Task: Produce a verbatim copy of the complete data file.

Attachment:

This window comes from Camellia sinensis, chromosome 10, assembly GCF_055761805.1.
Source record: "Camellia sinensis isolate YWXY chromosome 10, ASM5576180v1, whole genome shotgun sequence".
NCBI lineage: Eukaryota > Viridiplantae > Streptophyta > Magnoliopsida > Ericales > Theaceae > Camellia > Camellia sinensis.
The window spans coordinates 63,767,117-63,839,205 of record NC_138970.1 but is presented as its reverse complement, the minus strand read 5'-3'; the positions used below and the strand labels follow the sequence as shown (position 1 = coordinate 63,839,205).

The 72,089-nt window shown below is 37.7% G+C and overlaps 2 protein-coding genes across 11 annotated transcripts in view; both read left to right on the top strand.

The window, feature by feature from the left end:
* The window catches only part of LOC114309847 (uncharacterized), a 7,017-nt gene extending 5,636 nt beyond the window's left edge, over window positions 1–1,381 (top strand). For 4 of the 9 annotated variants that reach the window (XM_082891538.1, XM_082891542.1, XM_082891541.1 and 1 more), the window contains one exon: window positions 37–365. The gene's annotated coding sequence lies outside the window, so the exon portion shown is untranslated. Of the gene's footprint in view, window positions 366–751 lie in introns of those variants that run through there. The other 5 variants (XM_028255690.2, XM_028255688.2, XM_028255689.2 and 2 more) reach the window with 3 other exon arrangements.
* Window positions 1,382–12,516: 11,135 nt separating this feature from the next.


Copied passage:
This window comes from Camellia sinensis, chromosome 10, assembly GCF_055761805.1.
Source record: "Camellia sinensis isolate YWXY chromosome 10, ASM5576180v1, whole genome shotgun sequence".
NCBI lineage: Eukaryota > Viridiplantae > Streptophyta > Magnoliopsida > Ericales > Theaceae > Camellia > Camellia sinensis.
The window spans coordinates 63,767,117-63,839,205 of record NC_138970.1 but is presented as its reverse complement, the minus strand read 5'-3'; the positions used below and the strand labels follow the sequence as shown (position 1 = coordinate 63,839,205).

The 72,089-nt window shown below is 37.7% G+C and overlaps 2 protein-coding genes across 11 annotated transcripts in view; both read left to right on the top strand.

The window, feature by feature from the left end:
* The window catches only part of LOC114309847 (uncharacterized), a 7,017-nt gene extending 5,636 nt beyond the window's left edge, over window positions 1–1,381 (top strand). For 4 of the 9 annotated variants that reach the window (XM_082891538.1, XM_082891542.1, XM_082891541.1 and 1 more), the window contains one exon: window positions 37–365. The gene's annotated coding sequence lies outside the window, so the exon portion shown is untranslated. Of the gene's footprint in view, window positions 366–751 lie in introns of those variants that run through there. The other 5 variants (XM_028255690.2, XM_028255688.2, XM_028255689.2 and 2 more) reach the window with 3 other exon arrangements.
* Window positions 1,382–12,516: 11,135 nt separating this feature from the next.